Saturday, February 26, 2011

How We Make The Case: Round-Up

Talked about the NEA and indirect subsidies a bunch. I'm going to try and round-up the ideas of how we make the case into a single post. If I've missed any, let me know and I'll update this post.

REASONS TO RALLY BEHIND THE NEA

Any examination into urban communities determines that the arts fuel jobs, fuel arts-related spending, and fuel tourism. (Example: San Francisco). Whatever the criticisms of some of Richard Florida's methodology, he and others are increasingly acknowledging the role that arts and culture play in developing a cultural economy. One of America's most successful cities is New York, and it often places the arts at the center of its urban policy. Fostering the arts is fostering the economy. The LA Times, for instance, said that for every dollar spent in the arts, it returned $18.75. There's a strong economic case to be made for us.

YOU CAN'T HAVE LOCAL ARTS WITHOUT FEDERAL ARTS
As Isaac pointed out, although the NEA doesn't give out a lot of direct spending, it does support state and local agencies in a big way.

WE'RE NOT AS SPECIAL AS YOU THINK
The arts are not some sort of failed industry because we accept subsidies. So do most of the rest of the economy.

RESIST MONOCULTURE
There's a certain slice of culture that will survive in the marketplace. Some of it may not. Just as Republican Democracy involves protecting the rights of the minority from the rule of the majority, so does arts subsidy have the potential to protect smaller communities -- what has been described as "the long tail" of culture. In some areas, the low cost of business allows the long tail to flourish. But in others (e.g. performing arts) the cost remains incredibly high.

ARTS ARE A SPECIFIC FORM OF STIMULUS
As FDR realized with the WPA, money to the arts is really a way to get artists to support themselves using their skills, so they can move out of low-skill work and transition them off of other forms of subsidy. Unemployed artists will take unemployment checks and food stamps instead of NEA money.

CREATING OPPORTUNITIES FOR ENRICHMENT
Ironically, this is following in the footsteps of Andrew Carnegie: if you're going to fund institutions, fund institutions that help enrich the community. If the arts are a form of stimulus, remember that they're a form of stimulus that can help create community and enrich the mind (to take a study at random: The Effects of Art on the Brain of an Underprivileged Child). This is why we provide massive subsidies for the literary arts in the form of libraries, rather than just having bookstores and letting the market do the rest.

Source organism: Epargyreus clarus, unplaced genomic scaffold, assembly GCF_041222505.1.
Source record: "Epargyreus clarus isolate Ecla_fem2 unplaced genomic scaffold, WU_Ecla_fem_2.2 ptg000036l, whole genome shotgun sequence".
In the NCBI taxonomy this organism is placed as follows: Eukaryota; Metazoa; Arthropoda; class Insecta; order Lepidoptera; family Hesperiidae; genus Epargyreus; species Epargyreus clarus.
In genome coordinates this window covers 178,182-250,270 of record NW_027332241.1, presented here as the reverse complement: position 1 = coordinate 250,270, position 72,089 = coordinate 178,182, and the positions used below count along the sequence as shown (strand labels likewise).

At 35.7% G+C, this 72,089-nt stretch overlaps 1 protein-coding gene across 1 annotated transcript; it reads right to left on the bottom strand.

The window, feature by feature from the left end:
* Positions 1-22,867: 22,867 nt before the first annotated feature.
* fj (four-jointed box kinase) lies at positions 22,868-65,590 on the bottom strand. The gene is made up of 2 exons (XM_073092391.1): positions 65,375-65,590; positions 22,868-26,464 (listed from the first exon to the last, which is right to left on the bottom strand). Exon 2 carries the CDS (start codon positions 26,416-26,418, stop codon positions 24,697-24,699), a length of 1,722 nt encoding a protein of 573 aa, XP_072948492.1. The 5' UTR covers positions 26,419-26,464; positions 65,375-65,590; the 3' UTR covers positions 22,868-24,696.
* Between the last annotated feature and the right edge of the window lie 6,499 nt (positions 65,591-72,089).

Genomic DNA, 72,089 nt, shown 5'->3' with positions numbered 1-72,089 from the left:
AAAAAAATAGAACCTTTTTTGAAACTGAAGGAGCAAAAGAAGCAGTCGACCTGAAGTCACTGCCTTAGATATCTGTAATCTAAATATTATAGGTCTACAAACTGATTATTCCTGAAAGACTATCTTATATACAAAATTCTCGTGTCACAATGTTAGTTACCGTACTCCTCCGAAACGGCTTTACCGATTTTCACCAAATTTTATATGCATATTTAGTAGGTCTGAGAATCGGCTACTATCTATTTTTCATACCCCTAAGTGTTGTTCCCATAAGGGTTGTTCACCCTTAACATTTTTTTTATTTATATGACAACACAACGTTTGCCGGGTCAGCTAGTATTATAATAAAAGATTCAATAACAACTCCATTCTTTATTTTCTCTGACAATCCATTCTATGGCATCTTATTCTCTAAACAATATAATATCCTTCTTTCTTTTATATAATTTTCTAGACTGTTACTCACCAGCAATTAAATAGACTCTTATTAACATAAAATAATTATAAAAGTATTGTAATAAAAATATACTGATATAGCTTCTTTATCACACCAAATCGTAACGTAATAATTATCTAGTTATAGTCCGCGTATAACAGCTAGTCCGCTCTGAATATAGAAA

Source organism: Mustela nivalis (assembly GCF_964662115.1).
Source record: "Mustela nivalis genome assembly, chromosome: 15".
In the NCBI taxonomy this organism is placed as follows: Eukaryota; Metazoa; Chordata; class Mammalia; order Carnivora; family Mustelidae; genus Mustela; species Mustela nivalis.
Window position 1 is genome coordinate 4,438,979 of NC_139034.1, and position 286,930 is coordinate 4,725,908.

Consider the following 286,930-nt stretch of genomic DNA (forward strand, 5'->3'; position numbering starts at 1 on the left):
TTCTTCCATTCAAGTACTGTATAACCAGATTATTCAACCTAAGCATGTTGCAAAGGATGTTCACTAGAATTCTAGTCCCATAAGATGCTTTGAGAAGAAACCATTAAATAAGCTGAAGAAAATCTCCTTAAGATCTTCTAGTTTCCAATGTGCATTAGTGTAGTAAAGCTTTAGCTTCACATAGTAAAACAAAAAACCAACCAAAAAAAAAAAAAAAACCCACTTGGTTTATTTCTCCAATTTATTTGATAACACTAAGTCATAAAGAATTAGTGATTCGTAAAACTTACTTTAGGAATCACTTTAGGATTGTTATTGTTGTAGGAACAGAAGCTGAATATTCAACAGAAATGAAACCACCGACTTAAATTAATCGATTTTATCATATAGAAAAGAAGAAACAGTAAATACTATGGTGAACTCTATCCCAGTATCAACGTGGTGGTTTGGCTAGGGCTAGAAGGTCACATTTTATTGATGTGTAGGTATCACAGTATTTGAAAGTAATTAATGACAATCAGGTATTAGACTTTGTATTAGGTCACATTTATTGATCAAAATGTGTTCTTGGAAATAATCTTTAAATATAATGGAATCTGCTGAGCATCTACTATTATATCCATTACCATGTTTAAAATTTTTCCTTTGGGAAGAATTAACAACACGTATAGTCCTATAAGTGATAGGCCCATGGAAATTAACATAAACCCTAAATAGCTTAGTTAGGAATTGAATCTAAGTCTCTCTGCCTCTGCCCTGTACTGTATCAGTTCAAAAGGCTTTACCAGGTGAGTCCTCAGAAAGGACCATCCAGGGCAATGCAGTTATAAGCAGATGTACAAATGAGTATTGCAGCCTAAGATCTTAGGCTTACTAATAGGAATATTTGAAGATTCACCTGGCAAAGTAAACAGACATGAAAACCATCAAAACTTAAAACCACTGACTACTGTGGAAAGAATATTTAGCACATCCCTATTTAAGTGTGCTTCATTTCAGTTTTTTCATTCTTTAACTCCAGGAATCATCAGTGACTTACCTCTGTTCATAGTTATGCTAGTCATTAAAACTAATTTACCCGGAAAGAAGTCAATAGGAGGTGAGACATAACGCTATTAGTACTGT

WE IMPROVE QUALITY OF LIFE
There's a lot of research out there about the role arts play in gentrifying communities, and many local communities choose to use the arts to make their cities better. Why is that a need for the NEA? Look above: local decisions require federal support.

IT WORKS
Look at what the NEA supports. It works. Not perfectly (see below) but it works.

INDIRECT SUBSIDIES ARE DEMOCRATIC
Allowing people to write off charitable donations to the arts allow people to allocate Federal money to art organizations in a way that is a lot less fraught than having an elite panel giving out the money directly. I think the NEA and direct subsidies can be good for getting money in the hands of arts service organizations and establish organizations that do a lot of good to the whole community; indirect subsidies are basically audiences "voting" on the arts organizations they like. They prove that the arts organization is, in fact, serving a group of people who are interested in its survival.

WE'RE NOT THAT BIG A PART OF THE BUDGET AS IT STANDS
There's no reason that the arts should suffer when we're so insignificant in the budget. We spend far more money on stupid things, like oil subsidies or farm subsidies, and we're not linked to the structural problems that contribute to the massive deficit, so cutting us is only going to provide short-term benefit.

SOMEONE IN THE GOVERNMENT NEEDS TO BE LOOKING OUT FOR CULTURE
In England, they have a Minister of Culture, Media, and Sport. For people in the cultural industry, he's the person looking out for them -- the person in government they can appeal to as a representative. Today, for better or for worse, that's Rocco Landesman. If you get rid of the National Endowment of the Arts, then the arts and culture have no one looking over cultural policy. And when it comes to important legal/political issues (e.g. copyright), it would be good to have someone from the arts representing the arts. If we lose the NEA, we're invisible.

REFORM IDEAS

FOCUS THE NEA'S ATTENTION
Rather than trying to use the NEA to simply preserve and promote all arts, focus the NEA's attention on ensuring that under-served communities have equal access to culture. This can mean geography (see: Scott Walters), diversity, poverty, and other groups, to ensure that our "marketplace of ideas" doesn't drive niche communities out of the arts. The NEA should be able to articulate its aim to serve the public interest. This, by the way, might mean de-emphasizing the NEA's focus on excellence, in the way that subsidies to film don't place that same emphasis.

NEA AS VEHICLE FOR MAKING CHANGE
One way that the NEA's money could be used better is if it used the money it gives out as leverage, to encourage needed reforms along the lines above.

SPONSOR ARTS INFRASTRUCTURE
Arts Service organization, and services to artists, can often have a much broader and diverse impact rather than giving direct money to artists -- although the latter is still important. Groups like Fractured Atlas, Volunteer Lawyers for the Arts, Chashama, and Volunteer Accountants for the Arts lower the cost of doing business in the arts; lowering the cost increases the vitality of the arts field without having to play favorites.

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